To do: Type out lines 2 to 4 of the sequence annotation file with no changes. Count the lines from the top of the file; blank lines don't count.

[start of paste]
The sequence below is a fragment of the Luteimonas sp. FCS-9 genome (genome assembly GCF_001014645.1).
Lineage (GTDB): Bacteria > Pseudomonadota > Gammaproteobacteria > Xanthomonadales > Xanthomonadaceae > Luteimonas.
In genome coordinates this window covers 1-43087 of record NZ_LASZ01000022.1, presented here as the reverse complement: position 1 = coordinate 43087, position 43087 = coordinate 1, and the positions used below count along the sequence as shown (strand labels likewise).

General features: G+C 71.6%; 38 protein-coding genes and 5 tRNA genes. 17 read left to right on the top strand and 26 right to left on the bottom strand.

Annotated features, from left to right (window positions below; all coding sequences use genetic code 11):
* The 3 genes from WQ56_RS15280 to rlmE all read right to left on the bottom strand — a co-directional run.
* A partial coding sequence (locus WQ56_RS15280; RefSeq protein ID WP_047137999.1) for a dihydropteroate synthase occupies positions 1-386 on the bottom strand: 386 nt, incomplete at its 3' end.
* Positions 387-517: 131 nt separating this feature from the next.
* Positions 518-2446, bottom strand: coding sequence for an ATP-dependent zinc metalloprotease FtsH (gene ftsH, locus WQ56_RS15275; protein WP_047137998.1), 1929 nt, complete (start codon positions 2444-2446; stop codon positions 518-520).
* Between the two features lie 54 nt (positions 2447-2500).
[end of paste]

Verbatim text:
Lineage (GTDB): Bacteria > Pseudomonadota > Gammaproteobacteria > Xanthomonadales > Xanthomonadaceae > Luteimonas.
In genome coordinates this window covers 1-43087 of record NZ_LASZ01000022.1, presented here as the reverse complement: position 1 = coordinate 43087, position 43087 = coordinate 1, and the positions used below count along the sequence as shown (strand labels likewise).

General features: G+C 71.6%; 38 protein-coding genes and 5 tRNA genes. 17 read left to right on the top strand and 26 right to left on the bottom strand.